Sunday, May 10, 2009

Mother, Mother

Did I ever tell you about the time that I was standing in line at the grocery store and my daughter, who was around 5 years old at the time, broke into song, belting out Tracy Bonham's 'Mother Mother'?  The lyrical bit she chose for her performance was the part where Tracy starts screaming, "I'm hungry, I'm dirty, I'm losing my mind, everything's fine!"
Yeah, that's one of those stories that is funny later...
How about the time that my daughters were in the front of my house building a snow fort, and I told them to "stay where I can see you" (cuz that is what mothers do), and five minutes later, when I went to check on them, I couldn't see Punky anywhere?  I asked the Diva where her sister was, and she announced, "Oh, some guy came by in a car and asked if she wanted a ride, so she left..."
And then I heard the giggling from inside the snow fort.
Or how about the time I was sitting around with The Diva, and that commercial came on the teevee, with the impossibly young-looking children urging parents to talk to their kids about sex?  Knowing full well what was coming, I played the straight man anyway, and said, " you want to talk about sex?" to which my daughter, aged 13, replied, "Oh, Gawd, mother, we don't need to discuss this--I've been selling it on the streets for years..."
Funny, funny children.
In the last 15 and a half years, I've heard that word "Mom" uttered at least a billion times.  "Mom, come look at this picture I painted", "Mom, come hear this song I've been working on", "Mom, look at the cat!  Isn't he cute?", or "Oops, Mom, the cat threw up", "Mom, I don't have any clean jeans to wear to school", "Mom, what are you doing on my Facebook/Myspace page?", "Mom, come in my room", "Mom, get out of my room!", "Mom, when are we going shopping?", "Mom, why do you have to torture me by making me get up at 6AM?", "Mom, I forgot my _______", "Mom, can I have money?"
A lot of little girls grow up thinking about the day that they will be married and have children.  Some start planning their weddings starting in junior high, and start picking out names for their future children at about the same time.  I was never one of those girls.  Getting married, and having children, never really occurred to me until it was actually happening.  This failure to plan on my part has made for some very interesting moments, but has also allowed for a complete lack of frustration where these matters are concerned.  I had no pre-set notion of what a wedding was "supposed" to be, and therefore got married on a beach at sunrise, because beaches at sunrise are cool.  I never once concerned myself with who would show up, where they would be seated, which members of the family get along and which ones would have to be seated on opposite sides of the room from each other at the reception.  Come along for the party or don't--it's all the same to me.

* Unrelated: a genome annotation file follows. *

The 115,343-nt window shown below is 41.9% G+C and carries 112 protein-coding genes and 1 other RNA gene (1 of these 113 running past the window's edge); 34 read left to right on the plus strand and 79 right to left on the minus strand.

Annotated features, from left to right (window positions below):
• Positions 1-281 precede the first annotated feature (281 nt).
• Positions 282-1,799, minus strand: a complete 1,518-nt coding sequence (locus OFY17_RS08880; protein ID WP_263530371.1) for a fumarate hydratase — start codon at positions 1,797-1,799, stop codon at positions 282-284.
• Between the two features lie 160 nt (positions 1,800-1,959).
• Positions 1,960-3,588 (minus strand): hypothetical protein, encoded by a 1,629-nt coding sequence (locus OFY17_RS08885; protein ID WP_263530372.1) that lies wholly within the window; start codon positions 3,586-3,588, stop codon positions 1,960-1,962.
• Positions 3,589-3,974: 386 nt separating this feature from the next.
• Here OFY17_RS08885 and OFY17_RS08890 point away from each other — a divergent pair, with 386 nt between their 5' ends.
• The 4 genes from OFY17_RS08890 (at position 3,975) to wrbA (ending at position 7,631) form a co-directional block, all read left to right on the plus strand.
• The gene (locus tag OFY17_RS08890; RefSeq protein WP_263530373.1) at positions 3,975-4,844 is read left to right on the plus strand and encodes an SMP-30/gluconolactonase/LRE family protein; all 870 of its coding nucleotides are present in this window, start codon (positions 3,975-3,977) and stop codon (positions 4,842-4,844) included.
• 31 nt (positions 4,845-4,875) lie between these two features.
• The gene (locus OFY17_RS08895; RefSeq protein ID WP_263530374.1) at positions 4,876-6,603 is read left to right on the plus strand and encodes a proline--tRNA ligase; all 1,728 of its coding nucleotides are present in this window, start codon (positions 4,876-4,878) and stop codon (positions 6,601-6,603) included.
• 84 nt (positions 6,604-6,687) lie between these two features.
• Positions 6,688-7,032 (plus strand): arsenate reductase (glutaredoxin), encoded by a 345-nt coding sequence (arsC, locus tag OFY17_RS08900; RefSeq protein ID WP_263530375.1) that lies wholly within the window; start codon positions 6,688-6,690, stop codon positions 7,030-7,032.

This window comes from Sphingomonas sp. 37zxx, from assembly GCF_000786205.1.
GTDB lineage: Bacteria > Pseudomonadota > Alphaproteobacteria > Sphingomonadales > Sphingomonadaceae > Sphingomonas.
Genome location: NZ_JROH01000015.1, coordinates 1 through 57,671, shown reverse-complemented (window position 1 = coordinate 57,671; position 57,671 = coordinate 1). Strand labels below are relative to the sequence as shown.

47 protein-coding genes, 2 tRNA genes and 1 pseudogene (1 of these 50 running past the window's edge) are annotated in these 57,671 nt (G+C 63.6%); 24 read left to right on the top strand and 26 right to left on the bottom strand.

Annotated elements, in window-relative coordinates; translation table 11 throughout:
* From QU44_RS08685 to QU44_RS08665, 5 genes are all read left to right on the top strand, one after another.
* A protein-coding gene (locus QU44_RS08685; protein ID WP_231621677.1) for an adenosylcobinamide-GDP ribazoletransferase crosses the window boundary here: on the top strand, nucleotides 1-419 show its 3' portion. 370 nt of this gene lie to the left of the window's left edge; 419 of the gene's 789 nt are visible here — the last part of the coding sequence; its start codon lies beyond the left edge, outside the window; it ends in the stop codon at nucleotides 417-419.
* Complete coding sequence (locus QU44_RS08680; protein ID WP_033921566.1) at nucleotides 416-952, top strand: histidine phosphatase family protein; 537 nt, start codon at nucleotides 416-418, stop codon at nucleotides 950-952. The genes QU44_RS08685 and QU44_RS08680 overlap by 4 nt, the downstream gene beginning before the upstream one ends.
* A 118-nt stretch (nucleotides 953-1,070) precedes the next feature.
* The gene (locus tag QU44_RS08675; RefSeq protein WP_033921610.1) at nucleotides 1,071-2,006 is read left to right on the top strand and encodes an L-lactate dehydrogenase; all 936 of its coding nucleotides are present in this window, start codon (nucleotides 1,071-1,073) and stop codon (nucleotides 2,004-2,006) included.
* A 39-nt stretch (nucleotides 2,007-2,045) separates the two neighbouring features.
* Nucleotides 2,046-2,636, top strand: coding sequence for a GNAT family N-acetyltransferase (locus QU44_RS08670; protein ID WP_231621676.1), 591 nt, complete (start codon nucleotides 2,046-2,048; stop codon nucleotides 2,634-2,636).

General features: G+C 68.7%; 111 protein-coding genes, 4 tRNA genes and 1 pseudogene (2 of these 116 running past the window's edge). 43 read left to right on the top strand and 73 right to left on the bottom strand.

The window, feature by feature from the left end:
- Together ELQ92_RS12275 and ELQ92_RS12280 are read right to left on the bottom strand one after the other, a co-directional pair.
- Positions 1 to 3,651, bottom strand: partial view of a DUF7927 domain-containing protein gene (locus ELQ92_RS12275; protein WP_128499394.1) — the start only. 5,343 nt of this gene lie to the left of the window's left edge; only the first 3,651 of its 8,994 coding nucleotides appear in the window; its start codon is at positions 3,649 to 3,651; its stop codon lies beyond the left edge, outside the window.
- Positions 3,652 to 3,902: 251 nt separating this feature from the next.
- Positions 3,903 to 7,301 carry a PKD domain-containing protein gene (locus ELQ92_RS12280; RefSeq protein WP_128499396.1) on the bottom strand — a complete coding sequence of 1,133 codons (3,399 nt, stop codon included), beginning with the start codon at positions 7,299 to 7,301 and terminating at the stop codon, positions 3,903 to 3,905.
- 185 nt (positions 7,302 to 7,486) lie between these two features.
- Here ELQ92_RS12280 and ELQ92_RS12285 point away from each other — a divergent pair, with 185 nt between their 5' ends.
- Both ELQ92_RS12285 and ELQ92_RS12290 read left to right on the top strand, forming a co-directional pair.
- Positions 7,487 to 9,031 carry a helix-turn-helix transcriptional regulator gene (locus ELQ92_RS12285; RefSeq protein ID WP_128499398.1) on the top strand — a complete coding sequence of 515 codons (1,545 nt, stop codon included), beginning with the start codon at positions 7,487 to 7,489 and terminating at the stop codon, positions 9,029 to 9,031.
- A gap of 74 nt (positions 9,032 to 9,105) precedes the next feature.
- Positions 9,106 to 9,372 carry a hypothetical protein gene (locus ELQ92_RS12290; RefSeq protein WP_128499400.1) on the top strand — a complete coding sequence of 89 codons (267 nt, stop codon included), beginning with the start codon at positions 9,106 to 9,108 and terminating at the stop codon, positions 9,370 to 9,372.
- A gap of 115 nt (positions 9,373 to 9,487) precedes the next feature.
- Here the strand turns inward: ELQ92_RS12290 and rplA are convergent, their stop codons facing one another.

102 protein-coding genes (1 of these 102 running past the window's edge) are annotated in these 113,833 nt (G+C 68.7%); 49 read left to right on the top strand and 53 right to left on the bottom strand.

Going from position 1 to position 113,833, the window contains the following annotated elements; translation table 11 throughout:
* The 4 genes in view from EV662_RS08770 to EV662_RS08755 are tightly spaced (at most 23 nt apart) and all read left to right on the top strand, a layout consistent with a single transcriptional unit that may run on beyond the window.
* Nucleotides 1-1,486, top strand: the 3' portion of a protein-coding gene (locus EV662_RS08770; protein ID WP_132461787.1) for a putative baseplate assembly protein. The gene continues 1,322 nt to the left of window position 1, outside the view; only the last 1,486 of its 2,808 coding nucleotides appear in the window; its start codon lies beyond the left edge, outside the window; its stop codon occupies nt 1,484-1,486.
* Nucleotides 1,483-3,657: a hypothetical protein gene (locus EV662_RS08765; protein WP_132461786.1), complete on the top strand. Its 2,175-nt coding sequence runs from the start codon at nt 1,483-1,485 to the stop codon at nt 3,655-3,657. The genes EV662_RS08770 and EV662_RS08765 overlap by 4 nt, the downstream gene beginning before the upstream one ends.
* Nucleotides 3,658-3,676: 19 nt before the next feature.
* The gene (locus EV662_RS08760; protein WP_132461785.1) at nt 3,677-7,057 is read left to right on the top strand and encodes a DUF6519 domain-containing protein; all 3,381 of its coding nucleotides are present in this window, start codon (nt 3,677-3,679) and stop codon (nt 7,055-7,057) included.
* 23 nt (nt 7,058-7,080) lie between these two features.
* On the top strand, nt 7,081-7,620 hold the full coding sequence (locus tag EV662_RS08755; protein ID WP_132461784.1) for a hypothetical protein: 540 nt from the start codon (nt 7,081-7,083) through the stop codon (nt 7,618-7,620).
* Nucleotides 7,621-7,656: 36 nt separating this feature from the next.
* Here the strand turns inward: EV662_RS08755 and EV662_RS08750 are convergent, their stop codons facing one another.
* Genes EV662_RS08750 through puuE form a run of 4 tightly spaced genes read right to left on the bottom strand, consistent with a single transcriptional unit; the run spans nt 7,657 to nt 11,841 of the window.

With children, it has been much the same--winging it, every day, based on simple criteria:  Are they healthy?  Are they happy? and Are they good people?  And if the answer to any of those is "no", then who's ass do I need to kick (theirs and mine included) in order to turn that into a "yes"? 
I have read all of the "supposed to's" regarding children, and I've met children who's parents have done everything "right".  What incredibly boring children they are (those that didn't "act out", I mean...).  Little robots.  Well, I suppose the world needs people with no imagination, too...though, for the life of me, I can't figure out why. 
In my opinion, we need more people bursting into song in random places.  We need more people reminding us not to take ourselves so seriously.  Life is short, after all.  I, for example, am 42 years old--around half-done, if things work out the way I hope.  When you look at it that way, think to yourself, "Do I want to spend the next 40 years worrying that things aren't going to go the way they are 'supposed' to?"  Or even the next 40 minutes?  What if 40 minutes is all I have?  What a waste that would be, to have spent them frustrated and worried about things that don't matter, or that haven't even happened.  This is where children come in quite handy--humbled, as you are, from the moment they are born, you immediately realize that everything you thought was a big deal before, isn't.  How cool is that?  Way better than breakfast in bed, or flowers, or chocolates...

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